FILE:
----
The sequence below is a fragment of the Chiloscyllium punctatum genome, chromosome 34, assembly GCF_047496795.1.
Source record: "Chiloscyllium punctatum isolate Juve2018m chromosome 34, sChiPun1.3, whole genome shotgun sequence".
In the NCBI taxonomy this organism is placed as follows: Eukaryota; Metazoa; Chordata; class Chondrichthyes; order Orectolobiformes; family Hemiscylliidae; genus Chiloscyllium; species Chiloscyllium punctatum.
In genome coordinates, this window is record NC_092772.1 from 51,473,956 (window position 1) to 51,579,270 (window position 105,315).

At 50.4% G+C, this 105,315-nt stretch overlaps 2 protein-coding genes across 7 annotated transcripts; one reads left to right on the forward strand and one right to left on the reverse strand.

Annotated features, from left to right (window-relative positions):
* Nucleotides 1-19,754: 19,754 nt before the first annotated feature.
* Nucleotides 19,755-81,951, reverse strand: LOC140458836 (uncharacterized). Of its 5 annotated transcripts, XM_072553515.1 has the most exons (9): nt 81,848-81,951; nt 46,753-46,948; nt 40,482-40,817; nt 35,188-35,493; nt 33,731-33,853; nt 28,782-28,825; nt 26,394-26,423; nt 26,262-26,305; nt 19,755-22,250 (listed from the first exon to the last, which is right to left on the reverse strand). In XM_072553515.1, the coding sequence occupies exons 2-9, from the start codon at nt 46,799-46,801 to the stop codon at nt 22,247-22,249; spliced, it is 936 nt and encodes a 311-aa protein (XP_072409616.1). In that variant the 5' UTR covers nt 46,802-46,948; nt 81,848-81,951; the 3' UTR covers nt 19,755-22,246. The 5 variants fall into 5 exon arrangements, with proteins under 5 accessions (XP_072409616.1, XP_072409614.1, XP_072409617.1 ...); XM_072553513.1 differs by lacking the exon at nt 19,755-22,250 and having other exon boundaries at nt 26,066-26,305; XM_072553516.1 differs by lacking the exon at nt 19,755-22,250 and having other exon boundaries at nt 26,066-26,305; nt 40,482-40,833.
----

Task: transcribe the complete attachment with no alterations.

The sequence below is a fragment of the Chiloscyllium punctatum genome, chromosome 34, assembly GCF_047496795.1.
Source record: "Chiloscyllium punctatum isolate Juve2018m chromosome 34, sChiPun1.3, whole genome shotgun sequence".
In the NCBI taxonomy this organism is placed as follows: Eukaryota; Metazoa; Chordata; class Chondrichthyes; order Orectolobiformes; family Hemiscylliidae; genus Chiloscyllium; species Chiloscyllium punctatum.
In genome coordinates, this window is record NC_092772.1 from 51,473,956 (window position 1) to 51,579,270 (window position 105,315).

At 50.4% G+C, this 105,315-nt stretch overlaps 2 protein-coding genes across 7 annotated transcripts; one reads left to right on the forward strand and one right to left on the reverse strand.

Annotated features, from left to right (window-relative positions):
* Nucleotides 1-19,754: 19,754 nt before the first annotated feature.
* Nucleotides 19,755-81,951, reverse strand: LOC140458836 (uncharacterized). Of its 5 annotated transcripts, XM_072553515.1 has the most exons (9): nt 81,848-81,951; nt 46,753-46,948; nt 40,482-40,817; nt 35,188-35,493; nt 33,731-33,853; nt 28,782-28,825; nt 26,394-26,423; nt 26,262-26,305; nt 19,755-22,250 (listed from the first exon to the last, which is right to left on the reverse strand). In XM_072553515.1, the coding sequence occupies exons 2-9, from the start codon at nt 46,799-46,801 to the stop codon at nt 22,247-22,249; spliced, it is 936 nt and encodes a 311-aa protein (XP_072409616.1). In that variant the 5' UTR covers nt 46,802-46,948; nt 81,848-81,951; the 3' UTR covers nt 19,755-22,246. The 5 variants fall into 5 exon arrangements, with proteins under 5 accessions (XP_072409616.1, XP_072409614.1, XP_072409617.1 ...); XM_072553513.1 differs by lacking the exon at nt 19,755-22,250 and having other exon boundaries at nt 26,066-26,305; XM_072553516.1 differs by lacking the exon at nt 19,755-22,250 and having other exon boundaries at nt 26,066-26,305; nt 40,482-40,833.